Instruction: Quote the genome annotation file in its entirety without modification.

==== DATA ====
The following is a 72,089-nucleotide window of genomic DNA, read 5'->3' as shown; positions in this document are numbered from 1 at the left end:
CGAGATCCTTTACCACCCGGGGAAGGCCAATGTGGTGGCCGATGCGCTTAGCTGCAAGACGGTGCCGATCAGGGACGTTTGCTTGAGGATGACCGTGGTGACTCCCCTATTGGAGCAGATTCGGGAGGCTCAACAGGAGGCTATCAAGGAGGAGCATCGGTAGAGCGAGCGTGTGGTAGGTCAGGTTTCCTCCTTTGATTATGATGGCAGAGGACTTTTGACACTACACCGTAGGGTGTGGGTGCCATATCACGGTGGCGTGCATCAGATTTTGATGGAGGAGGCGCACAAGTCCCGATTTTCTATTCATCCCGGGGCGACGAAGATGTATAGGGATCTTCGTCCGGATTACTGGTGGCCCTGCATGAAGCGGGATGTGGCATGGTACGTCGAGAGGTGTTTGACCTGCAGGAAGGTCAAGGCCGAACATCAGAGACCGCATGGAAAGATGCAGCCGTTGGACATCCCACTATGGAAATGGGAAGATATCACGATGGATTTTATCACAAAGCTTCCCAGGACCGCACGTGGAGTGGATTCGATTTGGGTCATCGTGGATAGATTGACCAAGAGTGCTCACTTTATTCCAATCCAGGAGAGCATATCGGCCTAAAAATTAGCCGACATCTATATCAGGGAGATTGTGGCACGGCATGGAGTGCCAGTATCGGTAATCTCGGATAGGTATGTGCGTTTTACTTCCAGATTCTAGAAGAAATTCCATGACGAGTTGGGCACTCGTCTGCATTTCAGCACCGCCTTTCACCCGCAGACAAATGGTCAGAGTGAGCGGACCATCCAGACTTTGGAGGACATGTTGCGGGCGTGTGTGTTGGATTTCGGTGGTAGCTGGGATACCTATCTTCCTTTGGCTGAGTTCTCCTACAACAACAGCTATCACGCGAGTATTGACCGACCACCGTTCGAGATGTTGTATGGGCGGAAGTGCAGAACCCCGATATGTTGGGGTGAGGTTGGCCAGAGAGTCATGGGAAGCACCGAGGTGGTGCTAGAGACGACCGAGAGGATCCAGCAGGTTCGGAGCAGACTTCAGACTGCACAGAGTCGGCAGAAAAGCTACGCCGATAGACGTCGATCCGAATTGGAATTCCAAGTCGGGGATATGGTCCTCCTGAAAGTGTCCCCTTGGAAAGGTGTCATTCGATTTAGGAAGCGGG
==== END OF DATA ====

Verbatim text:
The following is a 72,089-nucleotide window of genomic DNA, read 5'->3' as shown; positions in this document are numbered from 1 at the left end:
CGAGATCCTTTACCACCCGGGGAAGGCCAATGTGGTGGCCGATGCGCTTAGCTGCAAGACGGTGCCGATCAGGGACGTTTGCTTGAGGATGACCGTGGTGACTCCCCTATTGGAGCAGATTCGGGAGGCTCAACAGGAGGCTATCAAGGAGGAGCATCGGTAGAGCGAGCGTGTGGTAGGTCAGGTTTCCTCCTTTGATTATGATGGCAGAGGACTTTTGACACTACACCGTAGGGTGTGGGTGCCATATCACGGTGGCGTGCATCAGATTTTGATGGAGGAGGCGCACAAGTCCCGATTTTCTATTCATCCCGGGGCGACGAAGATGTATAGGGATCTTCGTCCGGATTACTGGTGGCCCTGCATGAAGCGGGATGTGGCATGGTACGTCGAGAGGTGTTTGACCTGCAGGAAGGTCAAGGCCGAACATCAGAGACCGCATGGAAAGATGCAGCCGTTGGACATCCCACTATGGAAATGGGAAGATATCACGATGGATTTTATCACAAAGCTTCCCAGGACCGCACGTGGAGTGGATTCGATTTGGGTCATCGTGGATAGATTGACCAAGAGTGCTCACTTTATTCCAATCCAGGAGAGCATATCGGCCTAAAAATTAGCCGACATCTATATCAGGGAGATTGTGGCACGGCATGGAGTGCCAGTATCGGTAATCTCGGATAGGTATGTGCGTTTTACTTCCAGATTCTAGAAGAAATTCCATGACGAGTTGGGCACTCGTCTGCATTTCAGCACCGCCTTTCACCCGCAGACAAATGGTCAGAGTGAGCGGACCATCCAGACTTTGGAGGACATGTTGCGGGCGTGTGTGTTGGATTTCGGTGGTAGCTGGGATACCTATCTTCCTTTGGCTGAGTTCTCCTACAACAACAGCTATCACGCGAGTATTGACCGACCACCGTTCGAGATGTTGTATGGGCGGAAGTGCAGAACCCCGATATGTTGGGGTGAGGTTGGCCAGAGAGTCATGGGAAGCACCGAGGTGGTGCTAGAGACGACCGAGAGGATCCAGCAGGTTCGGAGCAGACTTCAGACTGCACAGAGTCGGCAGAAAAGCTACGCCGATAGACGTCGATCCGAATTGGAATTCCAAGTCGGGGATATGGTCCTCCTGAAAGTGTCCCCTTGGAAAGGTGTCATTCGATTTAGGAAGCGGG